In a move keeping with the trend toward “green” technology, the federal government will require citizens enrolling in certain government benefit programs after March 1, 2011 to receive their benefits electronically.
This policy shift represents the first part of a three-step process, announced in April 2010, designed to decrease America’s paper dependence. That goal will be initially accomplished by replacing the practice of mailing physical checks to beneficiaries of Social Security, Supplemental Security Income, Railroad Retirement, Office of Personnel Management, and Veterans benefits with either Direct Deposit or the Treasury’s Direct Express Debit program.
While only those people enrolled in these benefits programs after March 1, 2011 will initially be required to choose between the electronic options, those already receiving such benefits will be forced to make the switch on March 1, 2013. Anyone who prefers electronic payment may sign up for it whenever they so choose.
Consumers should practice due diligence in researching the terms of the government debit cards before choosing to receive government payments by this method. Simply because these cards are issued by the government does not mean that they will not have various fees associated with them. While many services, like purchases at retail establishments, cash back, account notifications and the issuance of one replacement card a year are free, others do require fees. For instance, it costs $0.50 to pay a bill, $1.50 to transfer funds to another bank account and $0.75/month to have a paper check mailed to you. A full break down of fees can be found at the Direct Express website.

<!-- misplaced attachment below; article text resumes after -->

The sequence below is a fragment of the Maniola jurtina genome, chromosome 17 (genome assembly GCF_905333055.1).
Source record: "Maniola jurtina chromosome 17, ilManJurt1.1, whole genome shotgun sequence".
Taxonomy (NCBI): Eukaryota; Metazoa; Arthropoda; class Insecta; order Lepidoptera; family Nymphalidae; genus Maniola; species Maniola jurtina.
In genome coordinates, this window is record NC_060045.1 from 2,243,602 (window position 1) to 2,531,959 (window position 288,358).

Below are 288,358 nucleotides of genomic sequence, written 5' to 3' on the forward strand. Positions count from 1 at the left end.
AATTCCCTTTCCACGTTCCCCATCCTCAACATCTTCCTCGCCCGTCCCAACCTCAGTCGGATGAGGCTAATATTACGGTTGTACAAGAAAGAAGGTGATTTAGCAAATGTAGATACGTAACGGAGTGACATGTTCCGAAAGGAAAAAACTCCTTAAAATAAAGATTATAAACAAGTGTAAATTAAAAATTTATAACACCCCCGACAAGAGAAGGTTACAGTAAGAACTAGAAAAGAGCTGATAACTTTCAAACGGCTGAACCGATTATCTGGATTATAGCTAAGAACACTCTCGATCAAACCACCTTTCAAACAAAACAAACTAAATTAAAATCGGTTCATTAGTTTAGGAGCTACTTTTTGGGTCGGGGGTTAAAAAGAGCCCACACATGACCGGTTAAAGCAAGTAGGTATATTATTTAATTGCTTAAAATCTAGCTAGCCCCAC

The second aspect of this paperless plan will require most businesses using paper Federal Tax Deposit coupons to make such payments electronically. Finally, employees will lose the ability to garner paper savings bonds through payroll reductions.
Through the combined implementation of these measures, the Treasury estimates that roughly $400 million and 12 million pounds of paper will be saved within five years. Thus, it will provide benefits, both environmental and economic, something likely to warrant approval from finance experts and environmentalists alike.
“It is undoubtedly a step in the right direction,” said Odysseas Papadimitriou, CEO of WalletHub.com and former Capital One Sr. Director. “It’s great that the government is moving decisively away from paper checks because technology really has passed them by.”
These changes merely represent a scratching on the surface of what is expected in the years to come, in terms of paperless payment options. For example, new cell phone technology is in production that will allow one’s phone to serve as a credit card. Users will simply be able to swipe their phone in the same manner as workplace identification, FAB keys and public transport smart cards.
Such changes, like the government’s shift to paperless payment, stand not only to change the shape of commerce but represent an environmentally-friendly shift as well.